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Edmund Clarence Stedman, ed. (1833–1908). A Victorian Anthology, 1837–1895. 1895.

James Clarence Mangan 1803–49

Soul and Country


ARISE, my slumbering soul! arise,

And learn what yet remains for thee

To dree or do!

The signs are flaming in the skies;

A struggling world would yet be free,

And live anew.

The earthquake hath not yet been born

That soon shall rock the lands around,

Beneath their base;

Immortal Freedom’s thunder horn

As yet yields but a doleful sound

To Europe’s race.

Look round, my soul! and see, and say

If those about thee understand

Their mission here:

The will to smite, the power to slay,

Abound in every heart and hand

Afar, anear;

But, God! must yet the conqueror’s sword

Pierce mind, as heart, in this proud year?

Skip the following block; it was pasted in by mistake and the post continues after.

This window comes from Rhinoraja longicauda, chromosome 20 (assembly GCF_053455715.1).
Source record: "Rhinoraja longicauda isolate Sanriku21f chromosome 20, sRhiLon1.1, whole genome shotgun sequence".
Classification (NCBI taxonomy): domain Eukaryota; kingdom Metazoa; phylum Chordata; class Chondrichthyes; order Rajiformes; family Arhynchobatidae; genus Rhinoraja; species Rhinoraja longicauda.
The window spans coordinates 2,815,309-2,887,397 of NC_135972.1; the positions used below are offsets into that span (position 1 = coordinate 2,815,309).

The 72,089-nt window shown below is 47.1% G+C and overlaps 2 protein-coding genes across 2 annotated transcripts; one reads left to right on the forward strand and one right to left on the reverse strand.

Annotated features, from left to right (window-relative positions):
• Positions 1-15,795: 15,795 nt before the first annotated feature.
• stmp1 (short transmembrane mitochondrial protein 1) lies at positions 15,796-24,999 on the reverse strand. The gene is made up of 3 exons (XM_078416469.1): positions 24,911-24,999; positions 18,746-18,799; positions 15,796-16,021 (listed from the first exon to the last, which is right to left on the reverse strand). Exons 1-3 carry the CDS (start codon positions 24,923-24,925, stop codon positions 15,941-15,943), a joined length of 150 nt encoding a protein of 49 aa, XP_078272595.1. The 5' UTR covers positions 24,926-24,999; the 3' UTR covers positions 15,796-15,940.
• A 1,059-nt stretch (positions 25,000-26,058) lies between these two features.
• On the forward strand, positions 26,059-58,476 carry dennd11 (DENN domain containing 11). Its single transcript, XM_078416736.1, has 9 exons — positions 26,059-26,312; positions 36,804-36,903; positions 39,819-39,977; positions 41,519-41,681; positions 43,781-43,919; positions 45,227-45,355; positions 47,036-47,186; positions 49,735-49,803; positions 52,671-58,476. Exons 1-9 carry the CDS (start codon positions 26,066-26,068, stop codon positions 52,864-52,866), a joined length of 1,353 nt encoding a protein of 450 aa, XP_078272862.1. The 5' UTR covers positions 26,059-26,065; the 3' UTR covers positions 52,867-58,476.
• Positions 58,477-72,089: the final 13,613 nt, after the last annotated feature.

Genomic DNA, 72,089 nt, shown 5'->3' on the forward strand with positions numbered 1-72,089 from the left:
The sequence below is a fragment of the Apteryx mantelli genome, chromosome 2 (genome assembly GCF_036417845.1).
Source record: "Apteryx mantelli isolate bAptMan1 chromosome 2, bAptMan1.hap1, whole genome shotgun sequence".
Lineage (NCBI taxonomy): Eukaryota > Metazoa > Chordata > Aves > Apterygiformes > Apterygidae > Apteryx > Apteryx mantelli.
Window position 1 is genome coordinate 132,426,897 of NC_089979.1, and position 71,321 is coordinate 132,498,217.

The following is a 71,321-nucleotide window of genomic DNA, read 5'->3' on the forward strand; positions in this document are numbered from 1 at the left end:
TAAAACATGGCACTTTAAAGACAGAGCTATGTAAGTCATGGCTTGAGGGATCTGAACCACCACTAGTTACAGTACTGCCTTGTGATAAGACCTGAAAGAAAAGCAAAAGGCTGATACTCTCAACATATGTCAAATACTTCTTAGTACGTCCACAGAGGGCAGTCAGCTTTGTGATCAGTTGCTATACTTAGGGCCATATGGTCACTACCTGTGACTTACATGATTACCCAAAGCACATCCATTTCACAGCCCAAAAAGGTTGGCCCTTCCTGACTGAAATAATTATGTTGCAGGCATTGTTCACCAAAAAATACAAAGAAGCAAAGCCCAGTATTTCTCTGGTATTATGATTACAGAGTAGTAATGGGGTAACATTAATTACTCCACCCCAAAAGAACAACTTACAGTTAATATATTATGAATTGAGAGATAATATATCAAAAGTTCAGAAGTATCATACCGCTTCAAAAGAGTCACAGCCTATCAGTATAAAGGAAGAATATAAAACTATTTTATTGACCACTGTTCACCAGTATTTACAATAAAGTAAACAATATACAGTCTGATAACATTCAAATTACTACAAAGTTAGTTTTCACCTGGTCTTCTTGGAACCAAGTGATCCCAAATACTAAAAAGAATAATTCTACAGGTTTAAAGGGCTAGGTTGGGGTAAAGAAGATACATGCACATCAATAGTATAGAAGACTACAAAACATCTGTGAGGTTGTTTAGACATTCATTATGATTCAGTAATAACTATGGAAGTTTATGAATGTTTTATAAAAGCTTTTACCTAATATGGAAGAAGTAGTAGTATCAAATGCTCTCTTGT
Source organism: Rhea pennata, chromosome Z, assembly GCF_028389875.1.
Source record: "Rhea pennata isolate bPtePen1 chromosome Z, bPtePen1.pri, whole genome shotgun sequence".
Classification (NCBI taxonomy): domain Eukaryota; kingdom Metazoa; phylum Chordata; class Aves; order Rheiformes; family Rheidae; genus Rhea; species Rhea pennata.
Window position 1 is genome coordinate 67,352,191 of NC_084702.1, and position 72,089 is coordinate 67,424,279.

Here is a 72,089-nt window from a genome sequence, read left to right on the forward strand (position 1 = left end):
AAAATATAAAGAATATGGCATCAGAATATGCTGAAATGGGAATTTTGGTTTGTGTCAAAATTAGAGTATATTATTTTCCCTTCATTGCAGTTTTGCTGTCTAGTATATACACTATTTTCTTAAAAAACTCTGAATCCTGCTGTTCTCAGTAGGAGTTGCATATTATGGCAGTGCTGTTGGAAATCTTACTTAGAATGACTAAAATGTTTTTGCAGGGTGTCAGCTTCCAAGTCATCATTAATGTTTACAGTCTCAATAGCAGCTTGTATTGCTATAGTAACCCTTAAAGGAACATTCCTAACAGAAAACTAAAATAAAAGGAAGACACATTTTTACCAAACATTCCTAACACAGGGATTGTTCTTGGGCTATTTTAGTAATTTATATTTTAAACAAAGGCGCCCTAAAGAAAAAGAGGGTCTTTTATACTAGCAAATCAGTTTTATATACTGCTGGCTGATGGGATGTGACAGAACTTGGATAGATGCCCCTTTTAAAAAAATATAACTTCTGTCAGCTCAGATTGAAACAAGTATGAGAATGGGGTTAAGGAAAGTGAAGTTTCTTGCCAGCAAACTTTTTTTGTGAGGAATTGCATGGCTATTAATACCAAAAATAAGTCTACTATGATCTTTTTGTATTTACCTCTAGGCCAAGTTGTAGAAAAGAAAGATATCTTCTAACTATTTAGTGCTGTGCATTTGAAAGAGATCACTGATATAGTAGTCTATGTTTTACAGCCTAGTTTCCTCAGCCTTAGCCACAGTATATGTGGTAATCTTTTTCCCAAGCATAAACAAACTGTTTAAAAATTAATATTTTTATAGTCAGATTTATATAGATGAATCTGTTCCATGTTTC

O, dream it not!

It sounds a false, blaspheming word,

Begot and born of moral fear,

And ill-begot.

To leave the world a name is nought:

To leave a name for glorious deeds

And works of love,

A name to waken lightning thought

And fire the soul of him who reads,

This tells above.

Napoleon sinks to-day before

The ungilded shrine, the single soul

Of Washington:

Truth’s name alone shall man adore

Long as the waves of Time shall roll

Henceforward on.

My countrymen! my words are weak:

My health is gone, my soul is dark,

My heart is chill;

Yet would I fain and fondly seek

To see you borne in freedom’s bark

O’er ocean still.

Beseech your God! and bide your hour!

He cannot, will not long be dumb:

Even now his tread

Is heard o’er earth with coming power;

And coming, trust me, it will come,—

Else were He dead.